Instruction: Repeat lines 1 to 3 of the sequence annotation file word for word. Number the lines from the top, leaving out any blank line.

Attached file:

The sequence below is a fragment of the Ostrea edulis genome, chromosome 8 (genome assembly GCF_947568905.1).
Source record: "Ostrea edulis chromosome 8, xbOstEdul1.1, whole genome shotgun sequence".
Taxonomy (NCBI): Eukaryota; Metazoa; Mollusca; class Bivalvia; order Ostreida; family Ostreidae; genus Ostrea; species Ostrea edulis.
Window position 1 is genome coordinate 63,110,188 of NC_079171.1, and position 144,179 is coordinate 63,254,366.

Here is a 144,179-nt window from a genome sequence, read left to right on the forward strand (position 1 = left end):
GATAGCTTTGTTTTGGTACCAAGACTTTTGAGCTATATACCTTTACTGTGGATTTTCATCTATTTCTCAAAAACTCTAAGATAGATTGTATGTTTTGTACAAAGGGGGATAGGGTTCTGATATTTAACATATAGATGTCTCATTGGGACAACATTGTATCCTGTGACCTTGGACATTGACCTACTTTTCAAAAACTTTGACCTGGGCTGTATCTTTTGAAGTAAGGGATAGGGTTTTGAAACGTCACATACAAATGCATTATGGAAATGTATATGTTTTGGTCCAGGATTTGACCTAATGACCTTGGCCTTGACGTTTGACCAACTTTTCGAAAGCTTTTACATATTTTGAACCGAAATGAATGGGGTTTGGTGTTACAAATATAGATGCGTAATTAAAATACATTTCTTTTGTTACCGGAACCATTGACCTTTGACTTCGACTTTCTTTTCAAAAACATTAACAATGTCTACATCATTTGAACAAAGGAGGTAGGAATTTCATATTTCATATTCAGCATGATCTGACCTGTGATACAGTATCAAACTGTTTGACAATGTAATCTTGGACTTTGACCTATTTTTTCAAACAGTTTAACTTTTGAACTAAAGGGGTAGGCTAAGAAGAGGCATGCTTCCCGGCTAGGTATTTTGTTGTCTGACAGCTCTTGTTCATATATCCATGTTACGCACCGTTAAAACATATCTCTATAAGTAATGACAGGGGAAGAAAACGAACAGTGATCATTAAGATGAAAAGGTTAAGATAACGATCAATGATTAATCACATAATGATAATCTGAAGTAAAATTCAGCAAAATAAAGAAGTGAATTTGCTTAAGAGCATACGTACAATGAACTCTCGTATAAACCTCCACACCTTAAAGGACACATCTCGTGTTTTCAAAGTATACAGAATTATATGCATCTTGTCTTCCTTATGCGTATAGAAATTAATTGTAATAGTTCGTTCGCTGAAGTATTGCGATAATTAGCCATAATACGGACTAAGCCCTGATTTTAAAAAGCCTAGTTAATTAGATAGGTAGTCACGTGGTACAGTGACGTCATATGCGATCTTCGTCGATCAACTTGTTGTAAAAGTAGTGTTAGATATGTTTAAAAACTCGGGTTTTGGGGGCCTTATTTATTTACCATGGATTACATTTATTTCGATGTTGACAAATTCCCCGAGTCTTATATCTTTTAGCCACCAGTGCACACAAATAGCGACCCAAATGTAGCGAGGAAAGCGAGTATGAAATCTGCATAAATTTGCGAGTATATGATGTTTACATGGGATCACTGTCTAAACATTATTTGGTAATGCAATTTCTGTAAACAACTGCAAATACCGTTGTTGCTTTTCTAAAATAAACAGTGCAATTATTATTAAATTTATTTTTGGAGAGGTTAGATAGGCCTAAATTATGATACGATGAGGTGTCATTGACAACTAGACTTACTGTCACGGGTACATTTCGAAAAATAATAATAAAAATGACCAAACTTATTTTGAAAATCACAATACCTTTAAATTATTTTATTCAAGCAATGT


The sequence below is a fragment of the Ostrea edulis genome, chromosome 8 (genome assembly GCF_947568905.1).
Source record: "Ostrea edulis chromosome 8, xbOstEdul1.1, whole genome shotgun sequence".
Taxonomy (NCBI): Eukaryota; Metazoa; Mollusca; class Bivalvia; order Ostreida; family Ostreidae; genus Ostrea; species Ostrea edulis.